Disclosure: The Durathon Iron in this post provided by Hamilton Beach. All opinions and the Tips and Tricks for Awesome Heat Transfer Vinyl Projects are my own from pure experience.
I’m not sure if completing four heat transfer vinyl projects makes me an expert on the subject, but I’d like to think I’ve learned a thing or two. Or three. Heat transfer vinyl isn’t difficult, but it is intimidating at first. After all, if I’m working on an unique project where I only have one shot at getting it right the first time, it can be anxiety causing. But using heat transfer vinyl (HTV) is ridiculously easy, and once you have a project under your belt you’ll be addicted. HTV projects are the best bang for your buck. I can’t think of many other crafting materials that make items look professional with so little time and effort. So get your project materials together and read on for my Tips and Tricks for Awesome Heat Transfer Vinyl Projects.
What kind of iron-on vinyl can I chose from and where do I purchase it?
HTV falls in three basic categories– regular ol’ vinyl, glitter vinyl, and flocked vinyl (this one has a raised texture and “fuzzy” feel). Use whichever one fits best with your projects. There are several online vinyl companies where you can order any of these types of vinyl. I typically stock up from Pick Your Plum whenever they offer HTV at their awesome deal prices. Once, in a bind, I went to a local arts and crafts store for HTV but I was very disappointed with the selection. I only found a few packages in the T-shirt section, but I definitely didn’t have my choice of colors and textures like I can find online. So, when possible, plan projects ahead of time so that you can order online.
Here are a few options on Amazon for heat transfer vinyl (affiliate links):
- Firefly Craft Heat Transfer Vinyl
- Firefly Craft Glitter Heat Transfer Vinyl
- Cricut Iron on Silver Glitter HTV
- Cricut Iron On Lite White HTV
- Silhouette Printable Heat Transfer Material for Light Fabrics
What’s this shiny stuff on the HTV?
It helps to understand the components of HTV before starting. On one side of the vinyl will be a shiny surface. This is a plastic-like surface that is made to hold the cut together and to protect the vinyl from the heat of the iron. The shiny plastic-like surface peels off at the end. It’s important to understand that so that you realize the shiny surface is placed on the shirt or project facing up.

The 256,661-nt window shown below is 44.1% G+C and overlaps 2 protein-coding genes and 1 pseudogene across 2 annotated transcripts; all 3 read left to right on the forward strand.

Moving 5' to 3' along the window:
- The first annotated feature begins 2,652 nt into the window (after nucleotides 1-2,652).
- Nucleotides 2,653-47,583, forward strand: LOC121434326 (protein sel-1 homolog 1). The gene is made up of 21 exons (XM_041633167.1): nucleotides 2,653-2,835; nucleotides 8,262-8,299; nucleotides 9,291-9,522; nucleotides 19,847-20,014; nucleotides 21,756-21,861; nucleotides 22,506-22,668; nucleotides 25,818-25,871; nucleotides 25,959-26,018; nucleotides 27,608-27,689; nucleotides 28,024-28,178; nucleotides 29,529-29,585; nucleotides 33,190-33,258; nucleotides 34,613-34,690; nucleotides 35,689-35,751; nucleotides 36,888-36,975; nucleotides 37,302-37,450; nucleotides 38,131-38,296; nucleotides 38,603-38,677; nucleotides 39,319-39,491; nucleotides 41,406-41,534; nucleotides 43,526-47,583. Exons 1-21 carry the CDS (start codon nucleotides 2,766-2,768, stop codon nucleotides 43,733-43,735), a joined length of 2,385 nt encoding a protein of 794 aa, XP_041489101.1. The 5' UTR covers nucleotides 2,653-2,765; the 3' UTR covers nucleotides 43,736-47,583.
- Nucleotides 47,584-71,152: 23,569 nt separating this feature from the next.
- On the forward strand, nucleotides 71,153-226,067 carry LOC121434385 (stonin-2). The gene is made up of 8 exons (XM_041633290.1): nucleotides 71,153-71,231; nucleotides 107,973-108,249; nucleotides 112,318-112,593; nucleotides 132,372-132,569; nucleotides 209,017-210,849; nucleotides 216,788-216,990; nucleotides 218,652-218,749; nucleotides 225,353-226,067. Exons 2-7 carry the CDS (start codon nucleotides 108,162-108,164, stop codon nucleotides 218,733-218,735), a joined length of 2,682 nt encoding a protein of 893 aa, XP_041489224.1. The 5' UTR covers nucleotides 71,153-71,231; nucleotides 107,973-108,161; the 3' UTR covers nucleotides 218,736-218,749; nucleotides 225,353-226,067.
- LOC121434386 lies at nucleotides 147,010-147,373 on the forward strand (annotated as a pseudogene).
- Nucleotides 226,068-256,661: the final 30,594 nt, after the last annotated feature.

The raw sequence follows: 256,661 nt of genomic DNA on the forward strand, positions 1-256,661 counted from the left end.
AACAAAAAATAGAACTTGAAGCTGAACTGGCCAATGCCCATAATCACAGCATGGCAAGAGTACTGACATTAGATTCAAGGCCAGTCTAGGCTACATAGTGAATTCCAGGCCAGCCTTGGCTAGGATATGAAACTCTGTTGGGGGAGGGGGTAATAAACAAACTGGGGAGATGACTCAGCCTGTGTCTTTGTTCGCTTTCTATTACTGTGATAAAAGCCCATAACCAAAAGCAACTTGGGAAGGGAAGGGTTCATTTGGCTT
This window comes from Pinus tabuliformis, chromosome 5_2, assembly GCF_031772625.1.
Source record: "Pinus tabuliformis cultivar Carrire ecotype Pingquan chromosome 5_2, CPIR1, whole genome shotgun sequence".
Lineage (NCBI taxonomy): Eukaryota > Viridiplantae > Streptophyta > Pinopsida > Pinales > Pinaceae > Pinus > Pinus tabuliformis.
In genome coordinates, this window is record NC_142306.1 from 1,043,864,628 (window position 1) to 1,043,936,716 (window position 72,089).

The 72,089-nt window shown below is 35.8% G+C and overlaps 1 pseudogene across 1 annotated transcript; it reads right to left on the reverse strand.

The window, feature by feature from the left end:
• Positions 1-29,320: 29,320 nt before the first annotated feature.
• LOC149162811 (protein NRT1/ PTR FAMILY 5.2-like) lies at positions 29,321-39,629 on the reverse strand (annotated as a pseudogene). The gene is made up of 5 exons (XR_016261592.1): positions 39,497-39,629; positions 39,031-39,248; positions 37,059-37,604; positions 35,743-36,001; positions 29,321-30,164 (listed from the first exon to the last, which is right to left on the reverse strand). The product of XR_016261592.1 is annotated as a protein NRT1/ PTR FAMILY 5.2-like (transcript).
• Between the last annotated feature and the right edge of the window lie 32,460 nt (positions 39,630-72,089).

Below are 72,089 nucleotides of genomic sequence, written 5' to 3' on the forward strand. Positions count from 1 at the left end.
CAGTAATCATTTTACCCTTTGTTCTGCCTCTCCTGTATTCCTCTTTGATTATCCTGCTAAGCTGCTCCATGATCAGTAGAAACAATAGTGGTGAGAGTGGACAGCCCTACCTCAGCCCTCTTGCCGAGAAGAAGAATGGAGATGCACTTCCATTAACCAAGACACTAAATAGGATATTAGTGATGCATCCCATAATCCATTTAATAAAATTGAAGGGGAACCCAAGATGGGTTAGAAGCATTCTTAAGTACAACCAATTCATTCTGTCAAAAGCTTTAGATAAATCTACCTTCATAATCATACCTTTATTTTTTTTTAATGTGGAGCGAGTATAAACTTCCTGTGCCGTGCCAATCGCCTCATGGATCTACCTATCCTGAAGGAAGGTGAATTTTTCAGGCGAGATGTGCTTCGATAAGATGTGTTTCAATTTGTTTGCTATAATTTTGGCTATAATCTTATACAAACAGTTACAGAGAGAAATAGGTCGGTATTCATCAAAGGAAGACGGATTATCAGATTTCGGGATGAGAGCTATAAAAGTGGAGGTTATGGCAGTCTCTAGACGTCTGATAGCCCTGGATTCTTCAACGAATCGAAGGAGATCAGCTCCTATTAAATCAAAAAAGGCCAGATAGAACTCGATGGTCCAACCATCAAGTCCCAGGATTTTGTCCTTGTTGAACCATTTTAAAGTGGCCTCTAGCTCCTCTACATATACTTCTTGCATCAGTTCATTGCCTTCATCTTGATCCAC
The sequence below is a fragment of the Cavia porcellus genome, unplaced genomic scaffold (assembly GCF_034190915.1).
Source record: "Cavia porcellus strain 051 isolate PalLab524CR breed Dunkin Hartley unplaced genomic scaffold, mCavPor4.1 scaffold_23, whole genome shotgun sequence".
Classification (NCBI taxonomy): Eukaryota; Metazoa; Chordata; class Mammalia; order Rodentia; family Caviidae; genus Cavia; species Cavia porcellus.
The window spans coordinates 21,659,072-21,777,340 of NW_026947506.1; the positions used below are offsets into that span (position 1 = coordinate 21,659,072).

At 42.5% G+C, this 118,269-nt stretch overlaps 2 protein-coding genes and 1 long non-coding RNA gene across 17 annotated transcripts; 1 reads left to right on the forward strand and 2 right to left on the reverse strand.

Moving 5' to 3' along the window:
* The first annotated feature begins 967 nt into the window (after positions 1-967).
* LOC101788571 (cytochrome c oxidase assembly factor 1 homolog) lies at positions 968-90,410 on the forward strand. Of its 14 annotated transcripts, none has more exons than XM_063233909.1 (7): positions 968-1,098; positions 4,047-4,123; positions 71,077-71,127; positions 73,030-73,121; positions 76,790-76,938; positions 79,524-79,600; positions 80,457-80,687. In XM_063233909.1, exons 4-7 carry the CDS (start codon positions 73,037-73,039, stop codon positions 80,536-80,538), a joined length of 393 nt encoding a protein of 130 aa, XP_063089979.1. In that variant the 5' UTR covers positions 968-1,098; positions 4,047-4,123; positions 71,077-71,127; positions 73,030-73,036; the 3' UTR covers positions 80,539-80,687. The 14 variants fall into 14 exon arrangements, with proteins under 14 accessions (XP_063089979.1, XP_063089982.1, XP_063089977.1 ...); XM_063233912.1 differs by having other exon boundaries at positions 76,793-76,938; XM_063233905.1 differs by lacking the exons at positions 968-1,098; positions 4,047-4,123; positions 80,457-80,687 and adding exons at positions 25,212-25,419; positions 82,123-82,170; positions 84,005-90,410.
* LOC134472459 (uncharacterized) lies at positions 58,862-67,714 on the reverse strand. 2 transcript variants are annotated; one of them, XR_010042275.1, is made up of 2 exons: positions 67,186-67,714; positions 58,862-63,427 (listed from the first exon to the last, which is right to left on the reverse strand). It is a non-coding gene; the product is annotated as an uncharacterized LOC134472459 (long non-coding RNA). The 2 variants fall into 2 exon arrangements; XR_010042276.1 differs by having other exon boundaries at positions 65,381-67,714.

How to use HTV
Cut out the desired shape. For those with a cutting machine, this part is easy. Simply place the HTV shiny side down on the cutting mat and cut. Be aware that for designs that go one way (like a word, etc.), you may need to mirror the image. For those without a cutting machine, cut out the design with scissors.
Once the shape is cut, lay it on the fabric project with the shiny side up. Cover it with a thin piece of fabric and press hot iron (set on cotton setting) on the fabric for 30-60 seconds. Lift the iron and check the project to see if the vinyl has adhered. If it hasn’t, repeat the process in 15 second increments.
If doing a large area, iron in sections. It is best not to slide the iron for fear of shifting the vinyl before it has “stuck.” Press the iron, lift it up, and then press again.
Peel the clear plastic off of the fabric and done!
Let’s Talk Irons
Using a good iron is important for any project. The minute you pull out that old iron with interfacing burnt onto it is the minute that the craft you’re working on is ruined. A crafter needs an iron that’s nonstick and durable with awesome steam power. I’ve used the (affilliate link) Hamilton Beach Durathon Iron for several years.
It lasts through my sewing projects, my heat transfer vinyl crafts, and I use it to heat set all my fabric paint projects. The Durathon Iron has a great non-stick surface and glide performance of any other iron that I’ve used. The steam capabilities are amazing, and the iron is lightweight enough for me to carry around with all my project materials.
See that 10 year limited warranty? Ya’ know that’s gotta be a great iron!